I know I have a Hearing Loss … But I Don’t Want Hearing Aids!
Then, imagine you went to the eye doctor and were told you had a vision problem. What would you do? Would you try to improve your vision with either glasses or contact lenses? The chances are you would.
But what if, instead of your vision, we were talking about your hearing? If you had a problem, would you do something about it?
Unfortunately, many people wouldn’t.
In a survey conducted by Sergei Kochkin, of the Better Hearing Institute, it was found that people generally wait seven years after diagnosis of hearing loss to pursue hearing aids.
Why the delay?
The progress of hearing loss is often so gradual that many people don’t realize the impact until the situation becomes quite severe. They’ve been compensating for years, but those techniques are just not working anymore. I’ve had many patients tell me that they think they’re doing fine, but they’ve come to see me because their family members think otherwise. “They just need to stop mumbling,” is a common complaint. But are they mumbling, or has the hearing loss finally reached a critical point?
Some patients are concerned that everyone will know that they’re wearing hearing aids. While this may be true, even though they’re smaller and more discreet than ever, I’ve always thought that a hearing loss is much more noticeable and negative than hearing aids. But over the past 20 years my practice has successfully fit thousands patients with hearing aids. So maybe I’m a bit biased!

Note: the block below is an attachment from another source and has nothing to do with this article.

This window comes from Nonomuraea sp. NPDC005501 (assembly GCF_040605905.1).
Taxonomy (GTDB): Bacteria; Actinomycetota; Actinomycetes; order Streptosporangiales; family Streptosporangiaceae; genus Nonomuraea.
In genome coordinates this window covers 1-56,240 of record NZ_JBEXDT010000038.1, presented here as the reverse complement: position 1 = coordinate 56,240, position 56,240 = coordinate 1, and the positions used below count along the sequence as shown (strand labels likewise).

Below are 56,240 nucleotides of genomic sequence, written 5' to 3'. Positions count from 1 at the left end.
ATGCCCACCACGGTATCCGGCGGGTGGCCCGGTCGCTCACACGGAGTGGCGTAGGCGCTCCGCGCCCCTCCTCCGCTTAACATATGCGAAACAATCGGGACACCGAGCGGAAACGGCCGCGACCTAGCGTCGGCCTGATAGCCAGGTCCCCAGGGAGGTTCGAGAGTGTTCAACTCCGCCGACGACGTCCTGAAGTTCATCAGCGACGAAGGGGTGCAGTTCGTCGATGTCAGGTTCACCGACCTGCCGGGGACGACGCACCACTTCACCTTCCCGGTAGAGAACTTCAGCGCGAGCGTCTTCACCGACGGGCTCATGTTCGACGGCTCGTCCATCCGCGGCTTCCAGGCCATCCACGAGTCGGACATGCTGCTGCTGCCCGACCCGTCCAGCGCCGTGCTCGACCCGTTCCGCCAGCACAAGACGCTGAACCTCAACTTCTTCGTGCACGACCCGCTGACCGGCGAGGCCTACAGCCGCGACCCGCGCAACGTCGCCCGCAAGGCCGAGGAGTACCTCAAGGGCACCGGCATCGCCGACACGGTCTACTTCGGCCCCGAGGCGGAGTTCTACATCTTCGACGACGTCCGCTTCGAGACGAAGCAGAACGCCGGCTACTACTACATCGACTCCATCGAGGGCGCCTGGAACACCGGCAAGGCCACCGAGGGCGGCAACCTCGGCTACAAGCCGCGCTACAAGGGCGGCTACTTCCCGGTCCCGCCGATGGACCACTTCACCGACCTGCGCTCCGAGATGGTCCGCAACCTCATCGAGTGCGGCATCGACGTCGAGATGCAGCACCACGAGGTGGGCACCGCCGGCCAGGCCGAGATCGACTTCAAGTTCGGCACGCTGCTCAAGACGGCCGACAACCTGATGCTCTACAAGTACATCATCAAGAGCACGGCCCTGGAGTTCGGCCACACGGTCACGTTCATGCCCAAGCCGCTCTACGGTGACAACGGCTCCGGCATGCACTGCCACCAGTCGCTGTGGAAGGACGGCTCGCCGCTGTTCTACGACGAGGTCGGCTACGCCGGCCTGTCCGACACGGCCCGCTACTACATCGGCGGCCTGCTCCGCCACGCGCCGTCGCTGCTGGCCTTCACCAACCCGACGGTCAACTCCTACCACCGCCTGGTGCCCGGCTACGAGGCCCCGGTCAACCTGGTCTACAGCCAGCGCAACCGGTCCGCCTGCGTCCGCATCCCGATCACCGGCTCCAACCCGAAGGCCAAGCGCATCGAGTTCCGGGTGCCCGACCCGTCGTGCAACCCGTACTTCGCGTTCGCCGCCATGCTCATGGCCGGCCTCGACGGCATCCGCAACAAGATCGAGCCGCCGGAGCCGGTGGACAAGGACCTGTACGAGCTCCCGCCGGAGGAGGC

Many people are concerned that hearing aids will make them look old. I’ll refer again to the above and add that saying, “What?” all the time also makes you look old, and it frustrates the people who are trying to communicate with you.
I have had hearing aid patients of all ages, from a few years old to over 100 years old. Hearing aids are for anyone who needs them, regardless of age.
Cost is certainly a concern for many patients.
Will insurance cover hearing aids?
This is a complicated question, as there are many types of insurance, each with different benefits. The best thing to do is to call your insurance company and ask what your hearing aid benefit is, if any. If you don’t have a benefit, it’s helpful to know that there are a range of instruments available, and they typically fall into three broad categories: entry level, mid-level and advanced. What will work best for you depends largely on your lifestyle. The more active you are and the more often you are in complex listening environments (background noise, multiple talkers, etc.), the more you will appreciate the higher level technology and the brain support it provides. Also, keep in mind that it isn’t a good idea to save money by only getting a single high level hearing aid if you are prescribed two. Get the left and the right, and if you need to save money, get a lower-level hearing aid. The benefits of wearing two hearing aids outweigh the increase in technology level.
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